Disruptors can prevent prisoners from personal communication

Disruptors can prevent prisoners from personal communication

After years of lobbying in various states, proofreaders tested cell phone blocker in a prison in South Carolina this week. According to Brian Sterling of South Carolina, the test was conducted at the Broad River Correctional Facility in Columbia, South Carolina. The maximum safety test time is a few days. Warden.

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Prison officials used this test to use micro-interference technology to allow prisoners to use prohibited mobile phones to communicate with them inside the prison walls without interfering with mobile phone services outside the prison to see if this can be prevented. This is the first such cooperation between state and federal prison authorities. Mr. Sterling said that he has been appointed as the U.S. Deputy Marshal to continue his cooperation. According to FBI authorities, two similar tests were recently conducted in a federal prison in Maryland. "There is no (prison) supervisor in this country who doesn't want to interfere," Sterling said on Friday.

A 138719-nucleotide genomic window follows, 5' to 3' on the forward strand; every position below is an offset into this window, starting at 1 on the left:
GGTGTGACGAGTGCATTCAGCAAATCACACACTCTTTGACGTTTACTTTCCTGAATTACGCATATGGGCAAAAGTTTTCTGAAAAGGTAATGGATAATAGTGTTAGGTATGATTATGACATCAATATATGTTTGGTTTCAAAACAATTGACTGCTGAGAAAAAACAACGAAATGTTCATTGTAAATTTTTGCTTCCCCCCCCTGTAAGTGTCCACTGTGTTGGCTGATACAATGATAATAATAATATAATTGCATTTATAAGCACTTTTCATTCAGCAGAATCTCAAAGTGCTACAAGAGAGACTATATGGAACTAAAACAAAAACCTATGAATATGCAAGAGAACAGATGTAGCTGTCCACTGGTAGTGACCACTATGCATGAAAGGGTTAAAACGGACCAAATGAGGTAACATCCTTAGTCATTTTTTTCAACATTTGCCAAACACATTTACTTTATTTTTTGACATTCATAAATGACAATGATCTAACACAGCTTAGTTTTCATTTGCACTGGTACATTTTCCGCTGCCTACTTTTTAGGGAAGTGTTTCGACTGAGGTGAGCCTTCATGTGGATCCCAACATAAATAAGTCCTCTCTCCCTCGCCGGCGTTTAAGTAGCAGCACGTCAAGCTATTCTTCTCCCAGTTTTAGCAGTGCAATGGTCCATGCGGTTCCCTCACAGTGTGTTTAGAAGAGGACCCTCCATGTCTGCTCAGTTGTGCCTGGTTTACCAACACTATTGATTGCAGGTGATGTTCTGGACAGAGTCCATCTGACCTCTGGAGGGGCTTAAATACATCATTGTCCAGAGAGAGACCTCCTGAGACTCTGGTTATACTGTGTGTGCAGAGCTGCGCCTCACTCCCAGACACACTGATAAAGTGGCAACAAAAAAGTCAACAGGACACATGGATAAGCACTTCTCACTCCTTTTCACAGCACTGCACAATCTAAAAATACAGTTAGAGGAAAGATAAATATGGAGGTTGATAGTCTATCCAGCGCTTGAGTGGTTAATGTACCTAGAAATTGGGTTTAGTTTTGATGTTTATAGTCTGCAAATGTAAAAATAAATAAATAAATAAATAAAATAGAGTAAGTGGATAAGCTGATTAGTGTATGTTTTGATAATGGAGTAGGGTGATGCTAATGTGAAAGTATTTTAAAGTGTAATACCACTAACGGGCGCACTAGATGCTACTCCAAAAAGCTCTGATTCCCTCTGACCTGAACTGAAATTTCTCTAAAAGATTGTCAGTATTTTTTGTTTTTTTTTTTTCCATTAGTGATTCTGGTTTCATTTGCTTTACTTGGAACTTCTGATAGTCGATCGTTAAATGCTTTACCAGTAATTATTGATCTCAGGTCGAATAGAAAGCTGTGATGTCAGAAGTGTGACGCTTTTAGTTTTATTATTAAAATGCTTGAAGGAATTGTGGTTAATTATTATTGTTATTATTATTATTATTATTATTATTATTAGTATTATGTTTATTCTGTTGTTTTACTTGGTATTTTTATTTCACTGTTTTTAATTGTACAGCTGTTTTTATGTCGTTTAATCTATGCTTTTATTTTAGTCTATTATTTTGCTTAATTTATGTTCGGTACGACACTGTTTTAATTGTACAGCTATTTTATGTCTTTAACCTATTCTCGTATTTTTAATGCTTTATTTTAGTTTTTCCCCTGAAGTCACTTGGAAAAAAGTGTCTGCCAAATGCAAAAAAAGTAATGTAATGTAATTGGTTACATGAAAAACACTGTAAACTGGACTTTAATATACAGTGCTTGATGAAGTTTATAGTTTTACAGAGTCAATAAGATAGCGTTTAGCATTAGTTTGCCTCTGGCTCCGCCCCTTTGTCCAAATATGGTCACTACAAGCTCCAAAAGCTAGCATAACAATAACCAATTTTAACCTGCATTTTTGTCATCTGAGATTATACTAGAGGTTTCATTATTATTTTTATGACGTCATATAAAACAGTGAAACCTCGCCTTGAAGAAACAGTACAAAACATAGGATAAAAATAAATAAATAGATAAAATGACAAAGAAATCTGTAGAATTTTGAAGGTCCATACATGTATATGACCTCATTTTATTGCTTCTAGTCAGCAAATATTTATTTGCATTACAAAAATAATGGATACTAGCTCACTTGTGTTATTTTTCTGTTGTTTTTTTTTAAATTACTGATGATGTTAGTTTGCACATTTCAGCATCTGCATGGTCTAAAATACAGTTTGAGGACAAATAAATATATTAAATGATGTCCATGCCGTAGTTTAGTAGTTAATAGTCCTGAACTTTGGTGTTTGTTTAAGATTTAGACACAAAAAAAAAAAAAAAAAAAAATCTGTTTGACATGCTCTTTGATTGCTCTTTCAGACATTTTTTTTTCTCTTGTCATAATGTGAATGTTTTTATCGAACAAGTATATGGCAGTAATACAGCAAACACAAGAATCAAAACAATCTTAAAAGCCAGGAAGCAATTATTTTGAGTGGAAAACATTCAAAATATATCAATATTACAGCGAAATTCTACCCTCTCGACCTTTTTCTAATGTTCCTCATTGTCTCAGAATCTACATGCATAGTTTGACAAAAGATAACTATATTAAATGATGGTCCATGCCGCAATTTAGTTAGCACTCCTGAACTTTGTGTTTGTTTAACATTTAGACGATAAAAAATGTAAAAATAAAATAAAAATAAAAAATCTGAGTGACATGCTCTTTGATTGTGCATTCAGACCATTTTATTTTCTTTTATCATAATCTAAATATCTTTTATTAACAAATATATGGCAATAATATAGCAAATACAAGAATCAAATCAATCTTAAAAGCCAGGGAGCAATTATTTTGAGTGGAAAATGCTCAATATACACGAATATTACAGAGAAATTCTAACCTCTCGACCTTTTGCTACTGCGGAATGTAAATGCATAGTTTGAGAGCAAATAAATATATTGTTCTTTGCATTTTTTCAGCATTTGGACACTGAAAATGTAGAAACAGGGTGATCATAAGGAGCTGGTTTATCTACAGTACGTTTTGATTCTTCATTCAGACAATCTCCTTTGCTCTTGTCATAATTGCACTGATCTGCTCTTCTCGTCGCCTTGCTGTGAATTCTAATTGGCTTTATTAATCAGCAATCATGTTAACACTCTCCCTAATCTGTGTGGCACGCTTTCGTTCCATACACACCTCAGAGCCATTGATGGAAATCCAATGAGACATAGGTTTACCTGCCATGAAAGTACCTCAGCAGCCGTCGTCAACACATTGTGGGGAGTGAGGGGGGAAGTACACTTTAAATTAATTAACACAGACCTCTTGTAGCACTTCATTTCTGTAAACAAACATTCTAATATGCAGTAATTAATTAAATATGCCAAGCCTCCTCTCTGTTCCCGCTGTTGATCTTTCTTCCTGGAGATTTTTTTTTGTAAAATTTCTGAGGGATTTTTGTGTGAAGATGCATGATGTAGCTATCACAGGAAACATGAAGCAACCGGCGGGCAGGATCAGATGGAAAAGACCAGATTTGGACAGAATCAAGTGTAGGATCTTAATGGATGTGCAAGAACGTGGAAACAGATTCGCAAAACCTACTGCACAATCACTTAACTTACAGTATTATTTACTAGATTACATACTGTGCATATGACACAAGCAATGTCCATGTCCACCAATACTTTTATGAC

Federal prison officials stated in a press release that criminal companies are active in smuggling mobile phones and distributing child pornography, making them more vulnerable to violent crimes while prisoners are in custody. "The reason we need to do this is because the cell phones in the hands of prisoners threaten public safety," Sterling said. "I don't ask for anything. After the prison order was issued, only Lee's correction, Captain Robert Johnson, was at home. He was shot several times." Lee, South Carolina, April 2018. The fatal riots that occurred in the prison, the Collective Institute, were also directly blamed on the smuggled mobile phones by Sterling. Sterling said that the final result of the test has not yet been determined, but he is optimistic about the test results. Sterling believes that tests have shown that the interference technology can be set very small to eliminate the worries of bleeding (affected by cell phone signals outside the prison). According to Sterling, testing can be reduced to a single housing unit in the prison.